THE Succession Law report of the Victorian Law Reform Commission was tabled in the Victorian Parliament on October 15, 2013.
The report contains significant recommendations that may assist Victorians in preparing Wills and passing assets on to the next generation.
Whilst the recommendations are not yet law, it is important that those contemplating making Wills seek advice as some of the recommendations may affect their estate planning strategies.
One key recommendation is to change the laws of intestacy to distribute a deceased person’s estate when a person fails to make a will, their will is invalid, or does not adequately distribute all of their assets.
Under current laws, a hierarchical approach applies until next of kin is found. This can result in distant relatives inheriting from a deceased person. The Commission has recommended that the hierarchy of next of kin be limited to first cousins, after which point the estate will pass to the State of Victoria.
Another proposed change is to significantly increase the share of an estate passing to a partner (including married spouse, de facto spouse and same sex spouse) to the detriment of children of the deceased. Whilst in the majority of cases, this will reflect the general view of a deceased person, it may in some cases result in children, particularly children from a first marriage missing out altogether.
The Commission has also made recommendations to restrict the category of eligible claimants.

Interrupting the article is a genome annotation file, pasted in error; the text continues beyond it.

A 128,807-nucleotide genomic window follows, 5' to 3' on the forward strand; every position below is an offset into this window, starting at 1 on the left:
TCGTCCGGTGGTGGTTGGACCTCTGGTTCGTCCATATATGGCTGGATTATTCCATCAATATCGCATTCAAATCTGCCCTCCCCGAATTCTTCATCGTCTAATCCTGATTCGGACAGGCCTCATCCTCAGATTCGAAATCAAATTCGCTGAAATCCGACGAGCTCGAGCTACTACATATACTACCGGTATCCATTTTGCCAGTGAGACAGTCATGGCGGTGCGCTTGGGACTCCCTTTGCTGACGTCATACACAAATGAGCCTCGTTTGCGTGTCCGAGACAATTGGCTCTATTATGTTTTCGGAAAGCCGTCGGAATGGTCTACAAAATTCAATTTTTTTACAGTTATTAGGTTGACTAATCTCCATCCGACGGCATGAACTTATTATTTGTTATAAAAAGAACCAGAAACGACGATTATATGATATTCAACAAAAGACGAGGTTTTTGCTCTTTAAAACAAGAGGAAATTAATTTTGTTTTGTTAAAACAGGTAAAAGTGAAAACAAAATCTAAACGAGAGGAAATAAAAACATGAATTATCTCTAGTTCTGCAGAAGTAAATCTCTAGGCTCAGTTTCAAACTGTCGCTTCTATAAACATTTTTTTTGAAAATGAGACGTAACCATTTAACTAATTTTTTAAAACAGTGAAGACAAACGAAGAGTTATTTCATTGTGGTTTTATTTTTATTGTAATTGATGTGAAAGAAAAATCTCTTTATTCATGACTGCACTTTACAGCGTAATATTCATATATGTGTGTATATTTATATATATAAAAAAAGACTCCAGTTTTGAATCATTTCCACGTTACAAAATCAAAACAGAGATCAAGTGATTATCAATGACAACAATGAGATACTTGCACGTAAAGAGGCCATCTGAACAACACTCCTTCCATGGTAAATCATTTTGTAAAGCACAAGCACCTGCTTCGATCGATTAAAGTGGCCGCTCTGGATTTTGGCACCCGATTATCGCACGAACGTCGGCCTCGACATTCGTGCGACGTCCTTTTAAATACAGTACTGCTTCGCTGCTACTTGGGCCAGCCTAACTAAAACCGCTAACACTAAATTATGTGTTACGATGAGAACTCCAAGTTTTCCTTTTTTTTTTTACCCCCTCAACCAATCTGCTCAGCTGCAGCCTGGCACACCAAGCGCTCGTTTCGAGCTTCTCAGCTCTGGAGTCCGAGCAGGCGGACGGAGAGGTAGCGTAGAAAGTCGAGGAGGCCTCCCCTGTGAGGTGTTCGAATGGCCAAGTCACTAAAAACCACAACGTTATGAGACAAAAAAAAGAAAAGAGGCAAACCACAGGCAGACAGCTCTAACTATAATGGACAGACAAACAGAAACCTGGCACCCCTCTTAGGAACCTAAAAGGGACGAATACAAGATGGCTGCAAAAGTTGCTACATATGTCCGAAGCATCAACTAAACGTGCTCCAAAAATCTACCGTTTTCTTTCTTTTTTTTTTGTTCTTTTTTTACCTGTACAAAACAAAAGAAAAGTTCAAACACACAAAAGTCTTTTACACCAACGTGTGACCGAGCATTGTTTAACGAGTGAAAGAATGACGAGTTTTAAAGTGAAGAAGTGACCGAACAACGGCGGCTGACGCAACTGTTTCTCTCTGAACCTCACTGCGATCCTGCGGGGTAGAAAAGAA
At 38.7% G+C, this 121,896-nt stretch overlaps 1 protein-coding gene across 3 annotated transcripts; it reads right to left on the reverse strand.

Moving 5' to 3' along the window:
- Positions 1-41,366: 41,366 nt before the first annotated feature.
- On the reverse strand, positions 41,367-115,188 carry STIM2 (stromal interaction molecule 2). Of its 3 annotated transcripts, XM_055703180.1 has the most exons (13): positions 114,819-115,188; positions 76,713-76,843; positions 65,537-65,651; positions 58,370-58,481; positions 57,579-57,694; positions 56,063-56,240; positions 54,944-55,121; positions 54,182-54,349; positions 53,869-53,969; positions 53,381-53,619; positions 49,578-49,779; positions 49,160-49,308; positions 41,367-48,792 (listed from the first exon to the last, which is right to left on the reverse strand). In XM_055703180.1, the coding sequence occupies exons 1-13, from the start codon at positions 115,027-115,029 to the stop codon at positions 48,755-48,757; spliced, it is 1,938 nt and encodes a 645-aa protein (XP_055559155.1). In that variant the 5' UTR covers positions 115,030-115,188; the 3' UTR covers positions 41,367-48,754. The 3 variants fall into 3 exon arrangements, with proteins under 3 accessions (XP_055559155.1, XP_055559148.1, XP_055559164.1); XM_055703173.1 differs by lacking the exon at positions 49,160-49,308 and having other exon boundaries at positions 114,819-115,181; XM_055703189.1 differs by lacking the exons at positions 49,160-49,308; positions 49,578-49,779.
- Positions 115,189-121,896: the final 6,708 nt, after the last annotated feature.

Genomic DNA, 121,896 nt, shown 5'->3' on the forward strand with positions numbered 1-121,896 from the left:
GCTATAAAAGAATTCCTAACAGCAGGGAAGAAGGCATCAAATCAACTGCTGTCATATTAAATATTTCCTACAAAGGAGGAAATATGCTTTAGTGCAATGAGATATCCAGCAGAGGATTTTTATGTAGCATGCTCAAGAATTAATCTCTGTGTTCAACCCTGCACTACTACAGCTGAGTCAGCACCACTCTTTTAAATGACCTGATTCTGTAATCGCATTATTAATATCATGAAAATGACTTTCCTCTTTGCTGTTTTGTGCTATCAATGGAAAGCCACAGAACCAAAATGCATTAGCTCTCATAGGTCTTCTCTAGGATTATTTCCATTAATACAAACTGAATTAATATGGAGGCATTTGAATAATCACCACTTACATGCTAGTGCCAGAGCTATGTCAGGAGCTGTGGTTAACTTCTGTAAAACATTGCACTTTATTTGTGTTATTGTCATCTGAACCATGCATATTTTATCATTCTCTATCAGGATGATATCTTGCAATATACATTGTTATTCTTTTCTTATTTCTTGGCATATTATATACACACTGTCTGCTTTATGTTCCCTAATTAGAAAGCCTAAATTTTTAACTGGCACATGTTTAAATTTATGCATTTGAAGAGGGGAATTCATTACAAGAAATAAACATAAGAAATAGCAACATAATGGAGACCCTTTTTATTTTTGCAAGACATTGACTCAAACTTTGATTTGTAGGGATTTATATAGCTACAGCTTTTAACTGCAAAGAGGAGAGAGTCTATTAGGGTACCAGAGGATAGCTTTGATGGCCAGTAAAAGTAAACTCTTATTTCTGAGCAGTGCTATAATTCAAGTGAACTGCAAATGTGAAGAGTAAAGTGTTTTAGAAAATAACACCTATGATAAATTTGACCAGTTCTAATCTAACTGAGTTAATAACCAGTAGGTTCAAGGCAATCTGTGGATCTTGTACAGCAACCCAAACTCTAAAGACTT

The current law defines an eligible claimant as a person whom the deceased had a responsibility to make provision for. This had led to claims that some lawyers have considered frivolous and resulted in executors settling cases to avoid the risk and cost of litigation.
The proposed restrictions limit claims predominantly to spouses, a former wife or husband, children, dependants, children, and stepchildren.
Another recommendation that has implications for business and farm succession planning is for a recipient of a gift to sign a release of their rights to make a claim against an estate, subject to the approval of the court.
If implemented, this will allow a person, during their lifetime to gift assets to a son or daughter in the certainty that they won’t make a claim for additional provision against their estate. This will assist in estate planning and assist in reducing family disputes after death.
Even though the Commission’s recommendations are designed to improve Succession Laws in Victoria, it is still important for people to make a Will. Failure to do so may mean that those that you wish to inherit may miss out altogether.
Additionally, people with complicated situations may need to consult a lawyer who can advise on possible effects of the recommendations, and put in place a Will that takes into account the chance of amendments becoming law and the necessity for review once the recommendations are considered by parliament.
Disclaimer: Readers should seek independent legal advice as this article is for information purposes only. Kevin Finn is employed by Beck Legal, Bendigo.